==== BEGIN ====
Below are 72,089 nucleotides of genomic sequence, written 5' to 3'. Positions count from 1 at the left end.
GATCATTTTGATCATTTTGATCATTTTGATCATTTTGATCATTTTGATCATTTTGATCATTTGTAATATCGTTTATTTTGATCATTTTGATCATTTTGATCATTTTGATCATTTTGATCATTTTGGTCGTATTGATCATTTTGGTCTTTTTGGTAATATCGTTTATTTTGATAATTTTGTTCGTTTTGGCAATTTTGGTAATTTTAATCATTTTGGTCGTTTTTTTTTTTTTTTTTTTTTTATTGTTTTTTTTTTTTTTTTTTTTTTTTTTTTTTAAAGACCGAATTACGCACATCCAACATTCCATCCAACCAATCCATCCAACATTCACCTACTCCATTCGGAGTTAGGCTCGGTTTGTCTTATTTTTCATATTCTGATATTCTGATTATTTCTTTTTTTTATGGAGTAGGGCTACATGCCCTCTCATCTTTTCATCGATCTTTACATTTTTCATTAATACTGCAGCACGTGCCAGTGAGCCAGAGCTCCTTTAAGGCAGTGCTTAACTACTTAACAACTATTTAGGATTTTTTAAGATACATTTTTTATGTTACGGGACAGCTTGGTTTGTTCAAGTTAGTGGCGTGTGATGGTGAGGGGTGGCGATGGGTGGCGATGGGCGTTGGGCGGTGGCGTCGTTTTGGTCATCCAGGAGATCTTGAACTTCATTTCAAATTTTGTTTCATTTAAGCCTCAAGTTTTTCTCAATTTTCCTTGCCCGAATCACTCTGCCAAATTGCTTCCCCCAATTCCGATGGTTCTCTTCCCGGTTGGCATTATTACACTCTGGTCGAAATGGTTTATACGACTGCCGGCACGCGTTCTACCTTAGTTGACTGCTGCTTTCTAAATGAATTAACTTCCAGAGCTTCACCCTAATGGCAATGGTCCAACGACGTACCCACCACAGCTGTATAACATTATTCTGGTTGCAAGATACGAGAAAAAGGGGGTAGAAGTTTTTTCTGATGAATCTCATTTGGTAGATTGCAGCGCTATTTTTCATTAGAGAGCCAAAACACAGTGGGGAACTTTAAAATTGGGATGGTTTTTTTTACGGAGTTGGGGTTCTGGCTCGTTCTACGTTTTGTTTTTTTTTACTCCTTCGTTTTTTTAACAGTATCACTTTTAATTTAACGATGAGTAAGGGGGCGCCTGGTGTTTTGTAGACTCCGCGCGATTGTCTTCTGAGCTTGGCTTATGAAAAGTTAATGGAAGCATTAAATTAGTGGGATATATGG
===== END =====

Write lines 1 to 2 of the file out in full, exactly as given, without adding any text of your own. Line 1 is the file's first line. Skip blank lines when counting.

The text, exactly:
Below are 72,089 nucleotides of genomic sequence, written 5' to 3'. Positions count from 1 at the left end.
GATCATTTTGATCATTTTGATCATTTTGATCATTTTGATCATTTTGATCATTTTGATCATTTGTAATATCGTTTATTTTGATCATTTTGATCATTTTGATCATTTTGATCATTTTGATCATTTTGGTCGTATTGATCATTTTGGTCTTTTTGGTAATATCGTTTATTTTGATAATTTTGTTCGTTTTGGCAATTTTGGTAATTTTAATCATTTTGGTCGTTTTTTTTTTTTTTTTTTTTTTATTGTTTTTTTTTTTTTTTTTTTTTTTTTTTTTTAAAGACCGAATTACGCACATCCAACATTCCATCCAACCAATCCATCCAACATTCACCTACTCCATTCGGAGTTAGGCTCGGTTTGTCTTATTTTTCATATTCTGATATTCTGATTATTTCTTTTTTTTATGGAGTAGGGCTACATGCCCTCTCATCTTTTCATCGATCTTTACATTTTTCATTAATACTGCAGCACGTGCCAGTGAGCCAGAGCTCCTTTAAGGCAGTGCTTAACTACTTAACAACTATTTAGGATTTTTTAAGATACATTTTTTATGTTACGGGACAGCTTGGTTTGTTCAAGTTAGTGGCGTGTGATGGTGAGGGGTGGCGATGGGTGGCGATGGGCGTTGGGCGGTGGCGTCGTTTTGGTCATCCAGGAGATCTTGAACTTCATTTCAAATTTTGTTTCATTTAAGCCTCAAGTTTTTCTCAATTTTCCTTGCCCGAATCACTCTGCCAAATTGCTTCCCCCAATTCCGATGGTTCTCTTCCCGGTTGGCATTATTACACTCTGGTCGAAATGGTTTATACGACTGCCGGCACGCGTTCTACCTTAGTTGACTGCTGCTTTCTAAATGAATTAACTTCCAGAGCTTCACCCTAATGGCAATGGTCCAACGACGTACCCACCACAGCTGTATAACATTATTCTGGTTGCAAGATACGAGAAAAAGGGGGTAGAAGTTTTTTCTGATGAATCTCATTTGGTAGATTGCAGCGCTATTTTTCATTAGAGAGCCAAAACACAGTGGGGAACTTTAAAATTGGGATGGTTTTTTTTACGGAGTTGGGGTTCTGGCTCGTTCTACGTTTTGTTTTTTTTTACTCCTTCGTTTTTTTAACAGTATCACTTTTAATTTAACGATGAGTAAGGGGGCGCCTGGTGTTTTGTAGACTCCGCGCGATTGTCTTCTGAGCTTGGCTTATGAAAAGTTAATGGAAGCATTAAATTAGTGGGATATATGG